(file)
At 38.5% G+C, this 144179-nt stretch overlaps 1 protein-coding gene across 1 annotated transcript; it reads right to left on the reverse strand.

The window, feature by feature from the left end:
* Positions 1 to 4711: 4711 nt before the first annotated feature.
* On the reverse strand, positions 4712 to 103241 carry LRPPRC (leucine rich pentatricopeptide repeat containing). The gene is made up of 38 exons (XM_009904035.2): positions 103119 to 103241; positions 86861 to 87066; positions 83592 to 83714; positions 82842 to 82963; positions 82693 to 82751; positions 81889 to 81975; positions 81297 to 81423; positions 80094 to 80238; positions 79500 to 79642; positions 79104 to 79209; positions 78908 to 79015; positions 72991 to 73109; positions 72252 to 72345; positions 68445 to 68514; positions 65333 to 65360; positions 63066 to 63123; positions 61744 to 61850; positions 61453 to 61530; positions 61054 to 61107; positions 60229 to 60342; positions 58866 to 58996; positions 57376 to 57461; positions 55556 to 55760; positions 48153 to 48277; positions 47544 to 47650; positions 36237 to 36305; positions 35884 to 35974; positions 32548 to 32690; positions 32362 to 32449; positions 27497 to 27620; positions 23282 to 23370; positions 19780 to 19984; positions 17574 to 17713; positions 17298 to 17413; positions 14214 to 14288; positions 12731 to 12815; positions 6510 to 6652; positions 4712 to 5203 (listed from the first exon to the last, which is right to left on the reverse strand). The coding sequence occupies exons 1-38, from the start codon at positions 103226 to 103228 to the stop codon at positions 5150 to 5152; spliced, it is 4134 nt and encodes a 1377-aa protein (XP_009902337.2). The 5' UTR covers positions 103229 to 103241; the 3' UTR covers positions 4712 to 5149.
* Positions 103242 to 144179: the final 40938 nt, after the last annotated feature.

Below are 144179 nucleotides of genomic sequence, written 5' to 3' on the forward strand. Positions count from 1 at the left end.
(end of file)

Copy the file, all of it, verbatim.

At 38.5% G+C, this 144179-nt stretch overlaps 1 protein-coding gene across 1 annotated transcript; it reads right to left on the reverse strand.

The window, feature by feature from the left end:
* Positions 1 to 4711: 4711 nt before the first annotated feature.
* On the reverse strand, positions 4712 to 103241 carry LRPPRC (leucine rich pentatricopeptide repeat containing). The gene is made up of 38 exons (XM_009904035.2): positions 103119 to 103241; positions 86861 to 87066; positions 83592 to 83714; positions 82842 to 82963; positions 82693 to 82751; positions 81889 to 81975; positions 81297 to 81423; positions 80094 to 80238; positions 79500 to 79642; positions 79104 to 79209; positions 78908 to 79015; positions 72991 to 73109; positions 72252 to 72345; positions 68445 to 68514; positions 65333 to 65360; positions 63066 to 63123; positions 61744 to 61850; positions 61453 to 61530; positions 61054 to 61107; positions 60229 to 60342; positions 58866 to 58996; positions 57376 to 57461; positions 55556 to 55760; positions 48153 to 48277; positions 47544 to 47650; positions 36237 to 36305; positions 35884 to 35974; positions 32548 to 32690; positions 32362 to 32449; positions 27497 to 27620; positions 23282 to 23370; positions 19780 to 19984; positions 17574 to 17713; positions 17298 to 17413; positions 14214 to 14288; positions 12731 to 12815; positions 6510 to 6652; positions 4712 to 5203 (listed from the first exon to the last, which is right to left on the reverse strand). The coding sequence occupies exons 1-38, from the start codon at positions 103226 to 103228 to the stop codon at positions 5150 to 5152; spliced, it is 4134 nt and encodes a 1377-aa protein (XP_009902337.2). The 5' UTR covers positions 103229 to 103241; the 3' UTR covers positions 4712 to 5149.
* Positions 103242 to 144179: the final 40938 nt, after the last annotated feature.

Below are 144179 nucleotides of genomic sequence, written 5' to 3' on the forward strand. Positions count from 1 at the left end.